Shameless star Ben Batt has moved from the seedy Chatsworth Estate to a farm in the beautiful North Yorkshire moors for his new stage role at the Crucible Theatre, Sheffield
Ben, who was baddie Joe in the classic comedy drama about life on a rundown Manchester estate, is a far more sympathetic character in the story, set in the 1960s.
He said: “I play George, who is a farmer from Yorkshire. The play is about a theatre assistant director who comes from London to work on a production of the York mystery plays.
“They are Bible stories done by the community and maybe one or two professional actors. George is playing a soldier and he has not been going to rehearsals.
“John is sent to his farmhouse to find out why. He meets George’s family and quickly realises they are falling in love and going to begin a relationship.
“You watch the journey of their relationship and get to know the family.”
He added: “He’s a sturdy masculine character who, on the surface, appears to be pretty together and emotionally strong. You can plot and chart his breakdown.
“He falls in love with John and comes to the realisation that this probably won’t work.”
Ben said he could relate to George’s feeling out of place and longing to be an actor but being unable to break free of his life.
He turned to acting only when his first ambition to be a professional rugby player was halted by injury. He broke his ankle during a game.
Ben, who is from Wigan, played for England Schoolboys rugby union and his mum’s cousin is former Great Britain rugby league scrum half Andy Gregory.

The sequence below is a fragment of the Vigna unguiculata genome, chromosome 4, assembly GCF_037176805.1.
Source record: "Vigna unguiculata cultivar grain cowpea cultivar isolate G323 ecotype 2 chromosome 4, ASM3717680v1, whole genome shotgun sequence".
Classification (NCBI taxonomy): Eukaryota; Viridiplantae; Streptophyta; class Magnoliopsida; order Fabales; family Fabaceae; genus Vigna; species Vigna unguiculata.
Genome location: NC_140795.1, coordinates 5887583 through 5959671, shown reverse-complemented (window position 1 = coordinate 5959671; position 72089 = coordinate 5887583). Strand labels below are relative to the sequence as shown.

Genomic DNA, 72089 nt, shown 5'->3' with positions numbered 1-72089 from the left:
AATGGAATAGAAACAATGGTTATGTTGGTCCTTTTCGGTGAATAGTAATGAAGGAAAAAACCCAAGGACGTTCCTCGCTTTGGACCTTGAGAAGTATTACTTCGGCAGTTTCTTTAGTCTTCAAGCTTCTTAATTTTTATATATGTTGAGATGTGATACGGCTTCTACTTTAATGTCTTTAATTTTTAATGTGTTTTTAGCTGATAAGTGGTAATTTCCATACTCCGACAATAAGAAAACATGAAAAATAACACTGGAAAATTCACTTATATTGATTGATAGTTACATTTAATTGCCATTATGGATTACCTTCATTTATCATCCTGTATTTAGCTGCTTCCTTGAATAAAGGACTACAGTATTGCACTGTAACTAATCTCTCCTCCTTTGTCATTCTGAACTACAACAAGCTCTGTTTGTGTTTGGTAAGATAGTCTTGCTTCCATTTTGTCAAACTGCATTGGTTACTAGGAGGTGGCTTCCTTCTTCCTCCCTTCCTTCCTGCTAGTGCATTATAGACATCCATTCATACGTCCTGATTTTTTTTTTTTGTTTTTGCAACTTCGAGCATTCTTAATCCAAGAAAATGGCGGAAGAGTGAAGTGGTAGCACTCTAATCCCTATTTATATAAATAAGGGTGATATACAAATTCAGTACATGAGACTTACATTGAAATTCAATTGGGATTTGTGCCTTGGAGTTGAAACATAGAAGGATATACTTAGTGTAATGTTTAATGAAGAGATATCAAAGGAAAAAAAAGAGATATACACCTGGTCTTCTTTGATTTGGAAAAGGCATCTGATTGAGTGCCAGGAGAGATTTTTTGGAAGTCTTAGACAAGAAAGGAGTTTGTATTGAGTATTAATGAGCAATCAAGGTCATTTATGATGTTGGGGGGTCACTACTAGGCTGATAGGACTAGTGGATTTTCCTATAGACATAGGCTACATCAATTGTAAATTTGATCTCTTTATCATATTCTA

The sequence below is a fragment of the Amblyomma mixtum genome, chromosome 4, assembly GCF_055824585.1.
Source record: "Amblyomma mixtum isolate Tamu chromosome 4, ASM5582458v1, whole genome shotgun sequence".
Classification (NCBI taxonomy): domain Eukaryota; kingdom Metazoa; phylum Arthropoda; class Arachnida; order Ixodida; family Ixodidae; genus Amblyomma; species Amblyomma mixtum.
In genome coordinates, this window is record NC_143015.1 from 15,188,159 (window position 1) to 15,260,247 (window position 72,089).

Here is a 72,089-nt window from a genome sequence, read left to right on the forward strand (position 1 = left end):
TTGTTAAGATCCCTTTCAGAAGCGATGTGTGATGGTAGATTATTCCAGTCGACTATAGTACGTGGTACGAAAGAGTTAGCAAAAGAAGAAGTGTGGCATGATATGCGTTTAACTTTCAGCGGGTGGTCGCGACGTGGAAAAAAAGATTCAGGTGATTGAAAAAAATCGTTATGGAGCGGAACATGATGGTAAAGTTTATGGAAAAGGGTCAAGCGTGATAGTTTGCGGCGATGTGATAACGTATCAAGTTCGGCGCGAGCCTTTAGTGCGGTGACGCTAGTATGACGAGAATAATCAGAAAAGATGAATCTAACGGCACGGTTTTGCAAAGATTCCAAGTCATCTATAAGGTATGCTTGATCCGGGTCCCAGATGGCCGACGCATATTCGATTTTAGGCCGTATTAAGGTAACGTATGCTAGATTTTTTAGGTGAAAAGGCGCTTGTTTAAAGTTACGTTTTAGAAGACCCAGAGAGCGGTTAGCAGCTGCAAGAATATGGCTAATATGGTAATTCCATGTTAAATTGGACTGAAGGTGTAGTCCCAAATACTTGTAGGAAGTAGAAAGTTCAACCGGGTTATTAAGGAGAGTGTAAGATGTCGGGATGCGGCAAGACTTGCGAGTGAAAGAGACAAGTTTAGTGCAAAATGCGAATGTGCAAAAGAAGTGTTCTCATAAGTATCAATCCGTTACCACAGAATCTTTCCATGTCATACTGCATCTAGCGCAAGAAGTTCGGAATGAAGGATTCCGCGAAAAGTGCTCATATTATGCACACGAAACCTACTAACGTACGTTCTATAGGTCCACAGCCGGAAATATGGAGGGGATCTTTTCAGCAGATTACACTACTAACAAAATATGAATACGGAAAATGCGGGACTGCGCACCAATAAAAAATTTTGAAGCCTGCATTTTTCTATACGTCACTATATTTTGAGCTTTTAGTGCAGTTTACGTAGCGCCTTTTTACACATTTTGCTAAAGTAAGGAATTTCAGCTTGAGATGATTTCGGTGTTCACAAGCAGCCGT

He said: “I’d always been a show-off. I always like to put on plays with my sister for the family whenever they got together.
“My mum’s a primary school teacher and she would always put on the school plays. But I always thought I’d be a sportsman.”
Encouraged by a school drama teacher Chris Norris, Ben was inspired to take drama exams and then realised acting was his new passion.
His breakthrough role on TV was appearing in Shameless. He said: “I was there for two and a half years and really, really enjoyed it. There were people who didn’t like the last four series but it was an amazing place to learn your trade and the first four to five series were brilliant.
“It was great to work with David Threlfall who was a bit of a father figure to me. He’s going to try to come and see the play.”
Ben also met fiancee Rebecca Atkinson, who played Karen, on set and actually read for a part in the show with her when he auditioned.
The couple now have a two-year-old son, Jack, and Ben has started taking a photograph with him on stage at every theatre he works in.
Ben said he also gets recognised for his role in TV crime drama Scott & Bailey, starring Suranne Jones and Lesley Sharp, in which he played DC Kevin Lumb.Ben is excited to be coming to Sheffield in the play, which has been directed by Sheffield Theatres boss Rob Hastie at the Donmar Warehouse in London.
He said: “We’ve done the play for a London audience for six weeks and had incredible reviews. To take the play to Yorkshire and see what response we get is going to be really, really exciting.”
The York Realist is at the Crucible from March 27 to April 7.